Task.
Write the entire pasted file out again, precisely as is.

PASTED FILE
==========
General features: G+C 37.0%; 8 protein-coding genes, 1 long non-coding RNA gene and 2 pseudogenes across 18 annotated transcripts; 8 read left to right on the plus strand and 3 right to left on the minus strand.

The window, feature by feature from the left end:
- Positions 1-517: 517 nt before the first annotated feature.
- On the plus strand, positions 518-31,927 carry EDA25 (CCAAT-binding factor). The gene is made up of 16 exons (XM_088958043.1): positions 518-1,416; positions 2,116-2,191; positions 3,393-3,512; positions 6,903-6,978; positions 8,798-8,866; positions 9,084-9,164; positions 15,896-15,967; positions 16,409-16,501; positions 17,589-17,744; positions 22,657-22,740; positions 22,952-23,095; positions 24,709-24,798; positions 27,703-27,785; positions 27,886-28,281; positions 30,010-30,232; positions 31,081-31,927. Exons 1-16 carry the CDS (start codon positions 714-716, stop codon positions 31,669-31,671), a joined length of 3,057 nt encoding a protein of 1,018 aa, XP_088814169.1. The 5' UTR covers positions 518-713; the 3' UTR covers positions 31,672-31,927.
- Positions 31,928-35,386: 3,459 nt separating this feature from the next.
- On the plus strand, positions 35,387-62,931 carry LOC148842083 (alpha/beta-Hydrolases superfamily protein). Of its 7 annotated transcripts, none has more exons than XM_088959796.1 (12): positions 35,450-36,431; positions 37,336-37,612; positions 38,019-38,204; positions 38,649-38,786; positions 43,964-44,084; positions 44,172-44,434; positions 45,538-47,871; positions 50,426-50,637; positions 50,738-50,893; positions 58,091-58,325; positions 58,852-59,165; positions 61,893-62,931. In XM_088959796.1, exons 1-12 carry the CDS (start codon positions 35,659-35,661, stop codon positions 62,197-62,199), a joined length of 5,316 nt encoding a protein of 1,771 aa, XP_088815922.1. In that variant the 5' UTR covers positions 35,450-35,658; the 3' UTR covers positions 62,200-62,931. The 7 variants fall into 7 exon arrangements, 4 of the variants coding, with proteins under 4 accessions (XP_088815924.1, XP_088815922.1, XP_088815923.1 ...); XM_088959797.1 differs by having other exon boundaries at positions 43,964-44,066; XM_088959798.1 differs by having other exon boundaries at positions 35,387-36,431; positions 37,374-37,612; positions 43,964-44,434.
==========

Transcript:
General features: G+C 37.0%; 8 protein-coding genes, 1 long non-coding RNA gene and 2 pseudogenes across 18 annotated transcripts; 8 read left to right on the plus strand and 3 right to left on the minus strand.

The window, feature by feature from the left end:
- Positions 1-517: 517 nt before the first annotated feature.
- On the plus strand, positions 518-31,927 carry EDA25 (CCAAT-binding factor). The gene is made up of 16 exons (XM_088958043.1): positions 518-1,416; positions 2,116-2,191; positions 3,393-3,512; positions 6,903-6,978; positions 8,798-8,866; positions 9,084-9,164; positions 15,896-15,967; positions 16,409-16,501; positions 17,589-17,744; positions 22,657-22,740; positions 22,952-23,095; positions 24,709-24,798; positions 27,703-27,785; positions 27,886-28,281; positions 30,010-30,232; positions 31,081-31,927. Exons 1-16 carry the CDS (start codon positions 714-716, stop codon positions 31,669-31,671), a joined length of 3,057 nt encoding a protein of 1,018 aa, XP_088814169.1. The 5' UTR covers positions 518-713; the 3' UTR covers positions 31,672-31,927.
- Positions 31,928-35,386: 3,459 nt separating this feature from the next.
- On the plus strand, positions 35,387-62,931 carry LOC148842083 (alpha/beta-Hydrolases superfamily protein). Of its 7 annotated transcripts, none has more exons than XM_088959796.1 (12): positions 35,450-36,431; positions 37,336-37,612; positions 38,019-38,204; positions 38,649-38,786; positions 43,964-44,084; positions 44,172-44,434; positions 45,538-47,871; positions 50,426-50,637; positions 50,738-50,893; positions 58,091-58,325; positions 58,852-59,165; positions 61,893-62,931. In XM_088959796.1, exons 1-12 carry the CDS (start codon positions 35,659-35,661, stop codon positions 62,197-62,199), a joined length of 5,316 nt encoding a protein of 1,771 aa, XP_088815922.1. In that variant the 5' UTR covers positions 35,450-35,658; the 3' UTR covers positions 62,200-62,931. The 7 variants fall into 7 exon arrangements, 4 of the variants coding, with proteins under 4 accessions (XP_088815924.1, XP_088815922.1, XP_088815923.1 ...); XM_088959797.1 differs by having other exon boundaries at positions 43,964-44,066; XM_088959798.1 differs by having other exon boundaries at positions 35,387-36,431; positions 37,374-37,612; positions 43,964-44,434.